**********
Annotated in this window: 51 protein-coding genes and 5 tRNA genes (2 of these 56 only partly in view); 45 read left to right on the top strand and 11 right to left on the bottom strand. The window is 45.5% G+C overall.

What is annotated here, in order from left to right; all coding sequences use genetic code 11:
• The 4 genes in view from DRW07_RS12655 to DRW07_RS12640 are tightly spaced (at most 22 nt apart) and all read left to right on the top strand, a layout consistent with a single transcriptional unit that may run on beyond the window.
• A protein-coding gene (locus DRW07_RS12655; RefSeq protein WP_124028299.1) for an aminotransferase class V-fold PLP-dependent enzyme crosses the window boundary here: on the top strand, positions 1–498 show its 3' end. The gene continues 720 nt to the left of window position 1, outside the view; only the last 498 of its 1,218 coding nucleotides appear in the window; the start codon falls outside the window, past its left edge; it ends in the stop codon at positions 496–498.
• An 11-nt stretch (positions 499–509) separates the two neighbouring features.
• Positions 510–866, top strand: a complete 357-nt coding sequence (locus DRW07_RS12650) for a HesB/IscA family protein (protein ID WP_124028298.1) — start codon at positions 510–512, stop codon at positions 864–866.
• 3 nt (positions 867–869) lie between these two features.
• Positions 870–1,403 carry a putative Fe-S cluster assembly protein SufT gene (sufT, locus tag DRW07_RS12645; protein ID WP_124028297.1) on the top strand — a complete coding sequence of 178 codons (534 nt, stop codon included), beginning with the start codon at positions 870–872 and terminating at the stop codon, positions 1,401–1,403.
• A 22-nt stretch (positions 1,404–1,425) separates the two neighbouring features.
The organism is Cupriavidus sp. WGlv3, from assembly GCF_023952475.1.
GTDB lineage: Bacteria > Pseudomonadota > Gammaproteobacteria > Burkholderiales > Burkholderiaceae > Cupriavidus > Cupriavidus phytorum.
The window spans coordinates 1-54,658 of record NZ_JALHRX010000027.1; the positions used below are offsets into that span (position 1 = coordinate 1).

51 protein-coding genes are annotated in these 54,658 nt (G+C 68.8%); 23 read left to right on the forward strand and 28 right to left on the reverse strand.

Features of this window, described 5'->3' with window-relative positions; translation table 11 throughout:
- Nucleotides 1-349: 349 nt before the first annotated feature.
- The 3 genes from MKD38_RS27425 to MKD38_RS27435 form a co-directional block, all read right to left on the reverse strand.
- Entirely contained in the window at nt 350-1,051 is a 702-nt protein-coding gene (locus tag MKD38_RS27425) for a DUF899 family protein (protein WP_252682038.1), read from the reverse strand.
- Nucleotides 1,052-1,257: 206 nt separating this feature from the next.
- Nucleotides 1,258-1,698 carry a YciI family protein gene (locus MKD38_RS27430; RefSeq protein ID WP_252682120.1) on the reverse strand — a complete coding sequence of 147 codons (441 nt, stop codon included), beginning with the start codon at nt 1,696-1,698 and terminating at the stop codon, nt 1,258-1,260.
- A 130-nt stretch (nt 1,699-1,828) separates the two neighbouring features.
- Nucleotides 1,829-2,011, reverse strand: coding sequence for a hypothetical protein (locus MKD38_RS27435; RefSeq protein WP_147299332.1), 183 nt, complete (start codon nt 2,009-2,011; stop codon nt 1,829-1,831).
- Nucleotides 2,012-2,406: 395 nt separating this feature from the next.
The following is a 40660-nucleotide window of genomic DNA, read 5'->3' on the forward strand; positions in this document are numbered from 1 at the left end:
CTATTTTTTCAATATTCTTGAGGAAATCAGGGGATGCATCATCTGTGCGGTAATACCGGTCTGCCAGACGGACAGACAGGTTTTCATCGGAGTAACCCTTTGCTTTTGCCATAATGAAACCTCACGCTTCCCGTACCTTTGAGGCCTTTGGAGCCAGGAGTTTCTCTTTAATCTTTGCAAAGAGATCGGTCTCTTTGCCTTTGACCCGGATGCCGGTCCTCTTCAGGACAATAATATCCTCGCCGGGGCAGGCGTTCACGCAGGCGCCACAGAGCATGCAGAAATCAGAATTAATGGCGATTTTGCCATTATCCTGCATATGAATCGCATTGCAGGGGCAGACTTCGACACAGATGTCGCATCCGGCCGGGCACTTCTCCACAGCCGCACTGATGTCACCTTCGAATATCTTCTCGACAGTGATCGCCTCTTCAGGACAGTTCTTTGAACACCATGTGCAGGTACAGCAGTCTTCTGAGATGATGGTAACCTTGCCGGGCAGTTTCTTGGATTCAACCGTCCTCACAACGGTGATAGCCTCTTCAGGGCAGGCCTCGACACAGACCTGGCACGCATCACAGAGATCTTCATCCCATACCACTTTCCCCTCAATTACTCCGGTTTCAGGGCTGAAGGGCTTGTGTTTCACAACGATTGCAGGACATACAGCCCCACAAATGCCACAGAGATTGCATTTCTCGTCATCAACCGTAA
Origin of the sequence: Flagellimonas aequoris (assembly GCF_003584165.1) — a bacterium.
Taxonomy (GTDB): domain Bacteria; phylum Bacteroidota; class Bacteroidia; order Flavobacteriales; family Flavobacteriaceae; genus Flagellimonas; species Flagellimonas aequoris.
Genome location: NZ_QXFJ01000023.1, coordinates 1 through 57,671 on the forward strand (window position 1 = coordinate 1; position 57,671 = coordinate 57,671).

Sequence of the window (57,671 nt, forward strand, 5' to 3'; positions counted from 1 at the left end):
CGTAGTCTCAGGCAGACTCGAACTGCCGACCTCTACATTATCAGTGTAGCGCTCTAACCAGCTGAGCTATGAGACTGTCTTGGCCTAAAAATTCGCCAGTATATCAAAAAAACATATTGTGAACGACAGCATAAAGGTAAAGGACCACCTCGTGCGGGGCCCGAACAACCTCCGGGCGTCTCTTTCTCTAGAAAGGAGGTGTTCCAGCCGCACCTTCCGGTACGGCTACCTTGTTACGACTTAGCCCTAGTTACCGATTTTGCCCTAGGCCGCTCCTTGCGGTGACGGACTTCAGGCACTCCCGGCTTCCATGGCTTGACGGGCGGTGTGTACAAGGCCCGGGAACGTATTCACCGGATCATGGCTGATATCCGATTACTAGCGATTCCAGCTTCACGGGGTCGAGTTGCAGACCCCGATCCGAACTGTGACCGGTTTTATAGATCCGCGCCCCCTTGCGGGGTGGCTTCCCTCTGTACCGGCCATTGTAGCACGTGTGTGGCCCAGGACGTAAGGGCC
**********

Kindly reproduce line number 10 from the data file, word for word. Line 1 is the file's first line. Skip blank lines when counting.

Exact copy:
The organism is Cupriavidus sp. WGlv3, from assembly GCF_023952475.1.